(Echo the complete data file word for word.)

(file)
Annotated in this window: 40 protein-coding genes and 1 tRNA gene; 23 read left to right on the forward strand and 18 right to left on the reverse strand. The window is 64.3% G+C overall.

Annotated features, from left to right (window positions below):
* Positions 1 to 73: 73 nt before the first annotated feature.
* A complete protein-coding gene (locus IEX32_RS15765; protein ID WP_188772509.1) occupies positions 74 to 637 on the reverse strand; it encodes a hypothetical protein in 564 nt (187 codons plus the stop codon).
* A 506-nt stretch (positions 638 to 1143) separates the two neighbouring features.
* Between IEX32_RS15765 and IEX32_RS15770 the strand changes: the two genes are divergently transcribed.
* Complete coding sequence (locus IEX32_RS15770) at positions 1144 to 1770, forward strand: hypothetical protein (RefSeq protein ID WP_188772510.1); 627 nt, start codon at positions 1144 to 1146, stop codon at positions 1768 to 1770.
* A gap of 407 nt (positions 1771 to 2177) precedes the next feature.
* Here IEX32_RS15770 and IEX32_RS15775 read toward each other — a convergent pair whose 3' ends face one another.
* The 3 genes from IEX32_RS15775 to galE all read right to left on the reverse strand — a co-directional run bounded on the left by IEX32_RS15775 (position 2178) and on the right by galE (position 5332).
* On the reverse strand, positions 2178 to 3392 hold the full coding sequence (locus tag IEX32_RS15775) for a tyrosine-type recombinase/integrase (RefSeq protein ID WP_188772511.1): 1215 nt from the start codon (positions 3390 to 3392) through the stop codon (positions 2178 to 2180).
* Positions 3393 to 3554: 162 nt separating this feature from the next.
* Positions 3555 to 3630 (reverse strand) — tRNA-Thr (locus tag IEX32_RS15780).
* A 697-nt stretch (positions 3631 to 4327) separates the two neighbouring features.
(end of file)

Annotated in this window: 40 protein-coding genes and 1 tRNA gene; 23 read left to right on the forward strand and 18 right to left on the reverse strand. The window is 64.3% G+C overall.

Annotated features, from left to right (window positions below):
* Positions 1 to 73: 73 nt before the first annotated feature.
* A complete protein-coding gene (locus IEX32_RS15765; protein ID WP_188772509.1) occupies positions 74 to 637 on the reverse strand; it encodes a hypothetical protein in 564 nt (187 codons plus the stop codon).
* A 506-nt stretch (positions 638 to 1143) separates the two neighbouring features.
* Between IEX32_RS15765 and IEX32_RS15770 the strand changes: the two genes are divergently transcribed.
* Complete coding sequence (locus IEX32_RS15770) at positions 1144 to 1770, forward strand: hypothetical protein (RefSeq protein ID WP_188772510.1); 627 nt, start codon at positions 1144 to 1146, stop codon at positions 1768 to 1770.
* A gap of 407 nt (positions 1771 to 2177) precedes the next feature.
* Here IEX32_RS15770 and IEX32_RS15775 read toward each other — a convergent pair whose 3' ends face one another.
* The 3 genes from IEX32_RS15775 to galE all read right to left on the reverse strand — a co-directional run bounded on the left by IEX32_RS15775 (position 2178) and on the right by galE (position 5332).
* On the reverse strand, positions 2178 to 3392 hold the full coding sequence (locus tag IEX32_RS15775) for a tyrosine-type recombinase/integrase (RefSeq protein ID WP_188772511.1): 1215 nt from the start codon (positions 3390 to 3392) through the stop codon (positions 2178 to 2180).
* Positions 3393 to 3554: 162 nt separating this feature from the next.
* Positions 3555 to 3630 (reverse strand) — tRNA-Thr (locus tag IEX32_RS15780).
* A 697-nt stretch (positions 3631 to 4327) separates the two neighbouring features.